Awards Daily‘s Sasha Stone was the first to post a report of Paul Newman‘s death last night, but the source seemed a wee bit dicey and I decided to wait until this morning. But just to run it down I called Newman’s biographer-in-progress Shawn Levy — he was uncertain also. And very sleepy. (And so was I.)

Now the news is confirmed. Frank Galvin, Hud Bannon, Henry Gondorff, Cool Hand Luke, Rocky Graziano, Butch Cassidy, Reggie Dunlop, Lew Harper and Eddie Felson have left the room for good. We’ve all known it was coming for months, but there’s something about the finality or, as Bob Dylan once put it, the honesty of death that seeps right into your bloodstream at times, depending on how well you knew the departed and how much you cared and valued his or her presence.
I was very closely acquainted with Paul Newman. He was kin. I felt I knew him as well if not better than my own blood. I knew and cared for him as much as I knew and cared for John Lennon, Cary Grant and the 1950-to-1972 version of Marlon Brando.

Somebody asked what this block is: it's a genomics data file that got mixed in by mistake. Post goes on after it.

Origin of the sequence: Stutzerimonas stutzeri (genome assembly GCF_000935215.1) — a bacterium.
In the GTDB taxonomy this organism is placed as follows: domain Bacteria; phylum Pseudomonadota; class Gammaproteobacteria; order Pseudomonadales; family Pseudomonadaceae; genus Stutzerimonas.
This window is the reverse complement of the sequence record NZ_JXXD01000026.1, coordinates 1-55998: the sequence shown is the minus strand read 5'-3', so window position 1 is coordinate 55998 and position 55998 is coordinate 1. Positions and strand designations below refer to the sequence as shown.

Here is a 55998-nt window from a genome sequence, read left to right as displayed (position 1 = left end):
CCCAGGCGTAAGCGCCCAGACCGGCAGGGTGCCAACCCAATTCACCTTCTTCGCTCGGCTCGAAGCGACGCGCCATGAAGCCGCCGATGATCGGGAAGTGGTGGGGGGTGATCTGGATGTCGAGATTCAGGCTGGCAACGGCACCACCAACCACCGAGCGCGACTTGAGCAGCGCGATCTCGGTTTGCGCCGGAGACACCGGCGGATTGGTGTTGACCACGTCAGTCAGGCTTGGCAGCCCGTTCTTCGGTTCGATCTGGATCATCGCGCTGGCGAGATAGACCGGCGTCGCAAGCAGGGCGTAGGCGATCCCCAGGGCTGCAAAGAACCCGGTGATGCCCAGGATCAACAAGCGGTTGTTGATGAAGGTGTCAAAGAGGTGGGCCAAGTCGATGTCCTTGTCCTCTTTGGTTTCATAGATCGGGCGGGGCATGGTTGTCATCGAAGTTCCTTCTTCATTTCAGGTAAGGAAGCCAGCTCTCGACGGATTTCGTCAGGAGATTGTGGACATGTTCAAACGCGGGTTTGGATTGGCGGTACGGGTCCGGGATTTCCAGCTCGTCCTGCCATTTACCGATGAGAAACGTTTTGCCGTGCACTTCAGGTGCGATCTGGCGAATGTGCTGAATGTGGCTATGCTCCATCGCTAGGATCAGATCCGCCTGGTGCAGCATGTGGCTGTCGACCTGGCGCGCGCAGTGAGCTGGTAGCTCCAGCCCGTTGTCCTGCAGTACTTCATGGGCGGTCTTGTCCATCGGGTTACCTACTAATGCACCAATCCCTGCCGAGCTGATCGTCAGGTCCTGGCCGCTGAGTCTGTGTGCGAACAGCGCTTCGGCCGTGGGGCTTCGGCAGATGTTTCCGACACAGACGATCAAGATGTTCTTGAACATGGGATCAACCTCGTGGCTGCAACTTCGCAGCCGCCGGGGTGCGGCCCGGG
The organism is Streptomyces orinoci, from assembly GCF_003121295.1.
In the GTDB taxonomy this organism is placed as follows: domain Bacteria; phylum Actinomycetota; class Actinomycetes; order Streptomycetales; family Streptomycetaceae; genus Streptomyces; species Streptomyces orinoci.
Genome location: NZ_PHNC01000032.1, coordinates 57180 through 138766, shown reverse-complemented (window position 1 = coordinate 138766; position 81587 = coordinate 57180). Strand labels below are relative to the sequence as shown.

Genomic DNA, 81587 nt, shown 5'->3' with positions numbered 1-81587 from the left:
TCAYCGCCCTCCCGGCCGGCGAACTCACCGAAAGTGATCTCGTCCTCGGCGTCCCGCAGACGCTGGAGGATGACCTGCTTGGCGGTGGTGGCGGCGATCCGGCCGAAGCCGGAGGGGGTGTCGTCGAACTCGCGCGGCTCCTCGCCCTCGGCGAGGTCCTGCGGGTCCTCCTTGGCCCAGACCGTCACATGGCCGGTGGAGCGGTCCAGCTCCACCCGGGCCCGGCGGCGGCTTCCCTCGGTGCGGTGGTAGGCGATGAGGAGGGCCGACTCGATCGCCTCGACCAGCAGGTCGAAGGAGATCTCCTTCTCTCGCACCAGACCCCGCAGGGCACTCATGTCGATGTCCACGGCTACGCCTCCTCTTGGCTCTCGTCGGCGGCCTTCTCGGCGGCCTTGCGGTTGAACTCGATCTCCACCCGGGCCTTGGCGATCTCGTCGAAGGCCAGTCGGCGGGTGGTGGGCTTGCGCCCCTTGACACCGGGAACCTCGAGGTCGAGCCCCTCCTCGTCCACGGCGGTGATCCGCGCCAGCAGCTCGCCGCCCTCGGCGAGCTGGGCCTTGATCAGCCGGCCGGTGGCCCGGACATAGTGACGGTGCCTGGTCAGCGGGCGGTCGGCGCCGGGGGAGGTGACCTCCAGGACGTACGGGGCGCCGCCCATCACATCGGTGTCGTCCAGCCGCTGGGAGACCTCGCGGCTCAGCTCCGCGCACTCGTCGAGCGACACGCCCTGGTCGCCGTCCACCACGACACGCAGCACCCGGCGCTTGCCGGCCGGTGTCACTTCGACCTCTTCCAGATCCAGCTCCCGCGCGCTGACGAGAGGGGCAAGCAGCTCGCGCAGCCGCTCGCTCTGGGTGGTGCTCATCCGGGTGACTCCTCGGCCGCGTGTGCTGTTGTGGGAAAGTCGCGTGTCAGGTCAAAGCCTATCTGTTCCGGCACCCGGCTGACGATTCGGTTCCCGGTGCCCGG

The passing of someone close always brings shock and hurt, regardless of forewarning. It’s also scary and sad but there’s no stopping it and we’re all gonna get there — no exceptions. But a life well lived is its own reward, day by day, and not just for the captain of that life but everyone he/she comes into contact with along the way.

All hail the heart and mind that went into the creation of Newman’s Own. And to the spirit behind Newman’s winning lead performance as the bruised but good-natured Reggie in George Roy Hill‘s Slap Shot — perhaps my favorite Newman guy of all.
To quote from Aljean Harmetz‘s obit in the N.Y. Times, which quotes Pauline Kael: “When a role is right for him, he’s peerless. Newman is most comfortable in a role when it isn’t scaled heroically; even when he plays a bastard, he’s not a big bastard — only a callow, selfish one, like Hud. He can play what he’s not — a dumb lout. But you don’t believe it when he plays someone perverse or vicious, and the older he gets and the better you know him, the less you believe it.
“His likableness is infectious; nobody should ever be asked not to like Paul Newman.”